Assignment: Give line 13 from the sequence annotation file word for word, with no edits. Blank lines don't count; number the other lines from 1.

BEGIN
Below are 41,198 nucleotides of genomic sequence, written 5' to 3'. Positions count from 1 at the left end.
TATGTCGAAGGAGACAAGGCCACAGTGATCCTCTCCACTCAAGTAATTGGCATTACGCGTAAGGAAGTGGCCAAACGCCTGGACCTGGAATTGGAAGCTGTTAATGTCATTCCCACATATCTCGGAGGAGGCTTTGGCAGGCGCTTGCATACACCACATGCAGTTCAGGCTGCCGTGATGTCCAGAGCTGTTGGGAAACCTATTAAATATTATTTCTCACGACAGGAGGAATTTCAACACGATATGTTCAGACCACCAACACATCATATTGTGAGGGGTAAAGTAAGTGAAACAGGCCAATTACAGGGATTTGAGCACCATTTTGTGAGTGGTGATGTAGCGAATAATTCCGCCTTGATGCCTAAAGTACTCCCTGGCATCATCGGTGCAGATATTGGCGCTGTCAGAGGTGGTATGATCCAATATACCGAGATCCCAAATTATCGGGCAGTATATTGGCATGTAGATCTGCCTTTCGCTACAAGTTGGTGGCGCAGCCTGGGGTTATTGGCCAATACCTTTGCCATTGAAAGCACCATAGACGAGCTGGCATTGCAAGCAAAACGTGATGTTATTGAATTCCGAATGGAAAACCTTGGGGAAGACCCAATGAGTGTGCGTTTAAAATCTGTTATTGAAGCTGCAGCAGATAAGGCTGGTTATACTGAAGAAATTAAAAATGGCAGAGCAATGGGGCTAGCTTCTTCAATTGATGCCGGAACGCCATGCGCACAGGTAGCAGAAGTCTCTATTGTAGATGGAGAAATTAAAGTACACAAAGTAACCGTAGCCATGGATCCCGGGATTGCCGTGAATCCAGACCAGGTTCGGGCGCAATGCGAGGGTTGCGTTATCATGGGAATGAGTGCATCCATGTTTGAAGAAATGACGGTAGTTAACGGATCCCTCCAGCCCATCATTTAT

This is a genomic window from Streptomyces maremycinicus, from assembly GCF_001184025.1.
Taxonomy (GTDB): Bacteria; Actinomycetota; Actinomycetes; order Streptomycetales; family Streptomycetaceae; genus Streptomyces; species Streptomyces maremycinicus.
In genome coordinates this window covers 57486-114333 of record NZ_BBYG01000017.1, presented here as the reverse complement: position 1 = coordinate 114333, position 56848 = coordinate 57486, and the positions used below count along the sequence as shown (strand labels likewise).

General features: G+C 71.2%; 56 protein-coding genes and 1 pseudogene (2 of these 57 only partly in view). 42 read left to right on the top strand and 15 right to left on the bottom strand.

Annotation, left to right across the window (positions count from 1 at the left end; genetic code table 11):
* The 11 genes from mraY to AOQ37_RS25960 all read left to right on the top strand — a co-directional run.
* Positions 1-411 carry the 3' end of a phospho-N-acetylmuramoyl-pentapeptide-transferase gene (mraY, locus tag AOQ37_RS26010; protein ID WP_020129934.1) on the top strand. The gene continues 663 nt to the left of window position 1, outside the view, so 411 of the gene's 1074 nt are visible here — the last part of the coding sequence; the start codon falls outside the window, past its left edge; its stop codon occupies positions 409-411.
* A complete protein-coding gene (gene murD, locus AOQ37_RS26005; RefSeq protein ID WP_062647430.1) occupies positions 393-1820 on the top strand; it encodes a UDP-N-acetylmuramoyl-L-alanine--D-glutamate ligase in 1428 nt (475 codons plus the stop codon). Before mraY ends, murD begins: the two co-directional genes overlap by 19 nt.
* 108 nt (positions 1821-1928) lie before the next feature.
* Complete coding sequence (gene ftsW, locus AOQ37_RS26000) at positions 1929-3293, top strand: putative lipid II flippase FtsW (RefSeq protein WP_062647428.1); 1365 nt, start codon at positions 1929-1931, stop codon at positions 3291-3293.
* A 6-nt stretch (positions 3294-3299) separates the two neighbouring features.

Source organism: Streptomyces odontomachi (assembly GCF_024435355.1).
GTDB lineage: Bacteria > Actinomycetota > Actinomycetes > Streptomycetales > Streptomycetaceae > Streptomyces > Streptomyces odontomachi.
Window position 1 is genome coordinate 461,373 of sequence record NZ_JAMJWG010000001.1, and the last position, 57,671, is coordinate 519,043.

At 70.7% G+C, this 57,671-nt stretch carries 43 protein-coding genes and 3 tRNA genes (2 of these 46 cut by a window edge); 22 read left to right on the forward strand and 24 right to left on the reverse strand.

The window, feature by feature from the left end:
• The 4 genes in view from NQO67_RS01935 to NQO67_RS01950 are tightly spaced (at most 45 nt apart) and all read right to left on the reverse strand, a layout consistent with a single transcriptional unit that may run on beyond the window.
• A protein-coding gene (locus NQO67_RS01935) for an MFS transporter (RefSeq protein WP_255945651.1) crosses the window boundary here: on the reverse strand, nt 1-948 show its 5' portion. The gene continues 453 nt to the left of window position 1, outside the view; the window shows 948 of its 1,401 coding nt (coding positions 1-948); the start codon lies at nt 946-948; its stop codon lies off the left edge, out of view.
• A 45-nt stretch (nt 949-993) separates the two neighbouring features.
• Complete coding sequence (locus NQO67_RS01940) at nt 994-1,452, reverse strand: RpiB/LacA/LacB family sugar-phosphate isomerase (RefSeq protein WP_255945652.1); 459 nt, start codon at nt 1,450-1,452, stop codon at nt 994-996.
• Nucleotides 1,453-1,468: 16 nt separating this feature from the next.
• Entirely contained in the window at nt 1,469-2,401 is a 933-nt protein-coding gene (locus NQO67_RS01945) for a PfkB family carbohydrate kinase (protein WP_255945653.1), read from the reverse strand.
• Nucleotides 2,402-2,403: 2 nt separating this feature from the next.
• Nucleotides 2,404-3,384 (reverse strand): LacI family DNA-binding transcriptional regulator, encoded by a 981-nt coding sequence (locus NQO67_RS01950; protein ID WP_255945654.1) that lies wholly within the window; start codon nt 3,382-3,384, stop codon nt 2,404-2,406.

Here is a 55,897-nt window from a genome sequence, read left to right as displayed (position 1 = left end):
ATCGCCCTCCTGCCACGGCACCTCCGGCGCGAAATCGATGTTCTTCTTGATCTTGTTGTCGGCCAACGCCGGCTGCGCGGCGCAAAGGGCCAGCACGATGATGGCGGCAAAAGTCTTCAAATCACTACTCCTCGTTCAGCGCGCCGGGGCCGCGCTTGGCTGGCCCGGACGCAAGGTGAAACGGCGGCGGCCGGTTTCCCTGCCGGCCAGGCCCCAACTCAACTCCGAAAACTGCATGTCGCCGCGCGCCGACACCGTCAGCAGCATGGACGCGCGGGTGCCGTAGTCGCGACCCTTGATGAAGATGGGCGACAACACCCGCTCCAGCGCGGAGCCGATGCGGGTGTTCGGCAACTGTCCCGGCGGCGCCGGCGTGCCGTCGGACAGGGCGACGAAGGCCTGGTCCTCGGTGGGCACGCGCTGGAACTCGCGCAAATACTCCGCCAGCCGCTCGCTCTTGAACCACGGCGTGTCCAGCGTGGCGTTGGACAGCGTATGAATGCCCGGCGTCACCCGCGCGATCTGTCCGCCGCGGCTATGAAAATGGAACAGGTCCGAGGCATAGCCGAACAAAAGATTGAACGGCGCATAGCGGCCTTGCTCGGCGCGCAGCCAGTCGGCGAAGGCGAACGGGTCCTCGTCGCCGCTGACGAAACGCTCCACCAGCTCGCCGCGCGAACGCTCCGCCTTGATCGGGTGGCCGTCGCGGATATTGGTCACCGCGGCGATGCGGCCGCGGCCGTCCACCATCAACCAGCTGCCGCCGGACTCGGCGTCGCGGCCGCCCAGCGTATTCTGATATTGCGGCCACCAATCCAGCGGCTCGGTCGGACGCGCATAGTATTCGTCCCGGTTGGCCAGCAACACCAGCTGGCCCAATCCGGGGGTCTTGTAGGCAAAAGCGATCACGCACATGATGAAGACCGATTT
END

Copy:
* A 6-nt stretch (positions 3294-3299) separates the two neighbouring features.